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Rolling Average Calculation © Period 1not enough data 2 not enough data 3( )/3 = 6.0 4( )/3 = 5.0 5( )/3 = 4.7 6( )/3 = 5.0 Period 7( )/3 = ( )/3 = 6.3 9( )/3 = ( )/3 = ( )/3 = ( )/3 = 5.0

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Rolling Average Calculation © Period 7( )/3 = ( )/3 = 6.3 9( )/3 = ( )/3 = ( )/3 = ( )/3 = 5.0

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Rolling Average Calculation © Period 7( )/3 = ( )/3 = 6.3 9( )/3 = ( )/3 = ( )/3 = ( )/3 = 5.0

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Rolling Average Calculation © Period 7( )/3 = ( )/3 = 6.3 9( )/3 = ( )/3 = ( )/3 = ( )/3 = 5.0

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Rolling Average Calculation © Period 1not enough data 2 not enough data 3( )/3 = 6.0 4( )/3 = 5.0 5( )/3 = 4.7 6( )/3 = 5.0 Period 7( )/3 = ( )/3 = 6.3 9( )/3 = ( )/3 = ( )/3 = ( )/3 = 5.0

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Graph of Rolling Average © This is a time series. X-axis represents sequential time periods

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Graph of Rolling Average © This is a time series. X-axis represents sequential time periods

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Rolling Average vs. Regression © This is a time series. X-axis represents sequential time periods

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Using Rolling Average to Project Future Demand Assume that the previous rolling average will be maintained Our forecast for period 13 will assume a rolling average of 5, same as period 12 (Per11 + Per12 + Per13)/3 = 5 ©

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Using Rolling Average to Project Future Demand Plug in the known values and solve the equation: (Per11 + Per12 + Per13)/3 = 5 ( Per13)/3 = 5 3 * ( Per13)/3 = 5 * Per13 = 15 Per13 = 6 ©

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Using Rolling Average to Project Future Demand Plug in the known values and solve the equation: (Per11 + Per12 + Per13)/3 = 5 ( Per13)/3 = 5 3 * ( Per13)/3 = 5 * Per13 = 15 Per13 = 6 © What would regression analysis project? Which is right? What would regression analysis project? Which is right?

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Rolling Average vs. Regression © This is a time series. X-axis represents sequential time periods 13 3 month rolling average suggests an inflection point has changed the trend Regression picks up the long term downward trend, predicting another decrease

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Rolling Average Strengths and Weaknesses Can be calculated very precisely But may be precisely wrong Simple to calculate The main strength of rolling averages is that they dampen the effect of short term changes This helps decision makers avoid knee jerk responses to changes in demand that may not be significant Decision makers are often looking for inflection points An inflection point in a six month rolling average carries a lot of weight ©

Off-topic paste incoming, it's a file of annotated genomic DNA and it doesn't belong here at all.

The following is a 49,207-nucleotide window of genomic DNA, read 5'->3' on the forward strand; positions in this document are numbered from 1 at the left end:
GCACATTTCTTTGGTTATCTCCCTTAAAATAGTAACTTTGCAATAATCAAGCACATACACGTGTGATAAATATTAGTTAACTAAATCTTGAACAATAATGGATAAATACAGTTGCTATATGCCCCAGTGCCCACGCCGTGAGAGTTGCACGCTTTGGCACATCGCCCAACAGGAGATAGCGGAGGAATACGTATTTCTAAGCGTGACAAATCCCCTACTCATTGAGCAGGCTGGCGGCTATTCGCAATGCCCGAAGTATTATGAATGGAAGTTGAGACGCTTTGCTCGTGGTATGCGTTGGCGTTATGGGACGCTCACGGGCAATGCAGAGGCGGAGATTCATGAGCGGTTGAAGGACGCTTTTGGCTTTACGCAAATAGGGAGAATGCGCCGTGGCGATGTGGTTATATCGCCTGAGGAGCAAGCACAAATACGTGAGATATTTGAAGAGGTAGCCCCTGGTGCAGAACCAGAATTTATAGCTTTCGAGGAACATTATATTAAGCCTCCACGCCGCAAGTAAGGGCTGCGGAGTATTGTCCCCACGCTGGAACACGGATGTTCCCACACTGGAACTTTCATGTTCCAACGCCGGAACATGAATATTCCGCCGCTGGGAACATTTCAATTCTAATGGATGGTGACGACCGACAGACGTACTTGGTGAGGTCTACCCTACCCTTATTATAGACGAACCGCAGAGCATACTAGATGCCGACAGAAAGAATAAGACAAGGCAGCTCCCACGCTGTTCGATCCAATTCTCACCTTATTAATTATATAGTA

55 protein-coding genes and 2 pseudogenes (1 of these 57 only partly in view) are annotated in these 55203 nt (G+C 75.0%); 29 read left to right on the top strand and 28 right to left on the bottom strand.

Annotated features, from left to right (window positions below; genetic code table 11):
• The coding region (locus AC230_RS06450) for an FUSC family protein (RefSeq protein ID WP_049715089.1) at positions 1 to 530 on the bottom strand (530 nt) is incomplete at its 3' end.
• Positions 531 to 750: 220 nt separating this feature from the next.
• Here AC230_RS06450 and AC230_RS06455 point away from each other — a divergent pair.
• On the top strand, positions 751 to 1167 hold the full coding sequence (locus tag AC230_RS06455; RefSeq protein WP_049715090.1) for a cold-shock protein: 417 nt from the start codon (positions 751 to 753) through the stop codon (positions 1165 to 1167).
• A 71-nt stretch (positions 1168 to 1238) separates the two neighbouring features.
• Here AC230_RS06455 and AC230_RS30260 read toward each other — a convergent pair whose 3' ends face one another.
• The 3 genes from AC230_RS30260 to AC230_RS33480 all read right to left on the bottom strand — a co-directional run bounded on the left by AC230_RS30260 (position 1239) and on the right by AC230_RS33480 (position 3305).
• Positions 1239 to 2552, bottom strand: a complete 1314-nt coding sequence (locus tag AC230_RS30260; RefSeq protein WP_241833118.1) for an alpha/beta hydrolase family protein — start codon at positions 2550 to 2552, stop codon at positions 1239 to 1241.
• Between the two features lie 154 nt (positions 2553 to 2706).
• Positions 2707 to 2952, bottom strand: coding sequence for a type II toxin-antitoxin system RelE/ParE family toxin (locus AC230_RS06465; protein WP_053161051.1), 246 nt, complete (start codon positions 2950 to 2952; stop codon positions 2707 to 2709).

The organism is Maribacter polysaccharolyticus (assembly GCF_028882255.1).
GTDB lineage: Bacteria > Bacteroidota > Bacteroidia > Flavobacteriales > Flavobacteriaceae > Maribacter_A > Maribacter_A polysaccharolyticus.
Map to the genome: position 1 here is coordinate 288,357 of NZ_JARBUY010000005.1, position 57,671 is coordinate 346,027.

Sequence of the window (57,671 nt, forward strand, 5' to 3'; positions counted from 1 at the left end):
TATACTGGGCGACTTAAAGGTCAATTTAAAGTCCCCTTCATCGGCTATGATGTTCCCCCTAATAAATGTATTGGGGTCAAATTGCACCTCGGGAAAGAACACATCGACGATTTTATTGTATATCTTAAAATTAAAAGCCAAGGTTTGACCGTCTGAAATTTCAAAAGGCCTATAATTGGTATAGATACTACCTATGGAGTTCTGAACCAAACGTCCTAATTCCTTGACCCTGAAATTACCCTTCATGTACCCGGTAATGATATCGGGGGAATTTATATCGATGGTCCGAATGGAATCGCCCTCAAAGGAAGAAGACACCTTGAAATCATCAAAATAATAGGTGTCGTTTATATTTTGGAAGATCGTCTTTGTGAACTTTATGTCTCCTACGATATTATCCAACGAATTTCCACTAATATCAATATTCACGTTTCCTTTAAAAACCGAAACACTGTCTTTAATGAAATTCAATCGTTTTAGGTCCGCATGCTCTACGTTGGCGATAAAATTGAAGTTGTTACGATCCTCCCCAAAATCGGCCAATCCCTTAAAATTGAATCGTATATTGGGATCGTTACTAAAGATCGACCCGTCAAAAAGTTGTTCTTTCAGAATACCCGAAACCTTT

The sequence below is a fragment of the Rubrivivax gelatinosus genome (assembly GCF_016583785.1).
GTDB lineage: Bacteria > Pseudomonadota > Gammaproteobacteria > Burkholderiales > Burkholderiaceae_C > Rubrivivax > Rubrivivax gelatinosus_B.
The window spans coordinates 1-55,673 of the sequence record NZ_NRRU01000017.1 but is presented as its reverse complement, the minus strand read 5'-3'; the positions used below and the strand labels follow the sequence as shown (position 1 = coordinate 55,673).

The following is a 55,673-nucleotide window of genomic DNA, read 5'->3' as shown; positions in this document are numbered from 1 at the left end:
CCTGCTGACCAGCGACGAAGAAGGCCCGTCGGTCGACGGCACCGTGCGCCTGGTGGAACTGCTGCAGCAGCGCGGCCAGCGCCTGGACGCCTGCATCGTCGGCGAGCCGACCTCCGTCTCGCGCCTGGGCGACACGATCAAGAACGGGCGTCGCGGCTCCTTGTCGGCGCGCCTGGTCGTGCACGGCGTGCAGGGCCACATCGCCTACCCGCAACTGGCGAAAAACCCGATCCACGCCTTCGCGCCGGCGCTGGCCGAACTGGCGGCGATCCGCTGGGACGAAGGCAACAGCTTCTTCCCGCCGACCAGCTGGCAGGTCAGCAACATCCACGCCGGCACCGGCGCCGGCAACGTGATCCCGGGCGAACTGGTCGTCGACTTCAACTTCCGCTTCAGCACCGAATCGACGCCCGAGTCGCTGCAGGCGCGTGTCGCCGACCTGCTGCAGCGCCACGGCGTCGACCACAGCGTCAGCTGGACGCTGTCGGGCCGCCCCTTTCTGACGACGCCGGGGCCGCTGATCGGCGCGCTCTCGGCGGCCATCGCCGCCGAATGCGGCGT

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Learning Check What would be the equation for a six-month rolling average calculation? What is the primary assumption when using rolling average to project future demand? ©

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Planning Factors Assume some cause and effect relationship If we suspect that demand for education counseling decreases when a unit deploys We could study the history of that relationship and determine a planning factor (or ratio) of sessions per soldier as a We could then use that factor to plan for the drop in session demand when X soldiers deploy as New demand = a*X ©

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Planning Factor Example Given the recent history determine the planning factor relating sessions and soldiers Use that factor to predict sessions as population goes to ©

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Planning Factor Example Given the recent history determine the planning factor relating sessions and soldiers Use that factor to predict sessions as population goes to 8000 *.032 = *.032 = *.032 = 192 © Total = /62365 =.032 or 3.2%

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Leading Indicators Leading indicators are similar to planning factors with a couple differences Leading indicators often have a weaker cause and effect relationship Changes in consumer confidence index may foreshadow an increase in sales at the post exchange There is a period of time before the effect is seen (i.e. thats why they are called leading indicators) ©

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Learning Check What are planning factors? How are planning factors generally expressed? ©

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Practical Exercise ©